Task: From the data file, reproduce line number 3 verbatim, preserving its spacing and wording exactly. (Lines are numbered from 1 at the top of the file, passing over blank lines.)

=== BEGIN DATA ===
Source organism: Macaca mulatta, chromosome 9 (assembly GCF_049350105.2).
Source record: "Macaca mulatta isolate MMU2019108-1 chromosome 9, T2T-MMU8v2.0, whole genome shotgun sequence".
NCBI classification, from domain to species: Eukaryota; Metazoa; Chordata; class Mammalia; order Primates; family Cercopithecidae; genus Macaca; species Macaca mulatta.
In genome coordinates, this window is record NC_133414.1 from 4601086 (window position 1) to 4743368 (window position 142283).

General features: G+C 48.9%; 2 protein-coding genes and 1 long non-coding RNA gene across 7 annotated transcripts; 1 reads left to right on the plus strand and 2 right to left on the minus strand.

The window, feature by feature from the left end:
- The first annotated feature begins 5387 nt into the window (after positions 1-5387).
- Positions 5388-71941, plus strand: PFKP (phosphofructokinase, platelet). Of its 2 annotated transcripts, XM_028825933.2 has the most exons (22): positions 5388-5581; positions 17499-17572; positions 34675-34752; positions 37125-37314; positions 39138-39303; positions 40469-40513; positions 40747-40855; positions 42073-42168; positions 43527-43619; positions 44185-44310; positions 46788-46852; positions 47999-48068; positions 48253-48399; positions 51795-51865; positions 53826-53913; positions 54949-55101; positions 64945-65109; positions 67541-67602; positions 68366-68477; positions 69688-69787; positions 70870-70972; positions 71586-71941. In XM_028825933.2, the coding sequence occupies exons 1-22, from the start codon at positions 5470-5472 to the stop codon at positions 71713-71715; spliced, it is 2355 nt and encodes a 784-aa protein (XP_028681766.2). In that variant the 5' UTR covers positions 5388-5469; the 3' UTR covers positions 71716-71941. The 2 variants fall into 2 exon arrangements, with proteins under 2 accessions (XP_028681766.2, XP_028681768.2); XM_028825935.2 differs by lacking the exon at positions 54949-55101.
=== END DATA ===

NCBI classification, from domain to species: Eukaryota; Metazoa; Chordata; class Mammalia; order Primates; family Cercopithecidae; genus Macaca; species Macaca mulatta.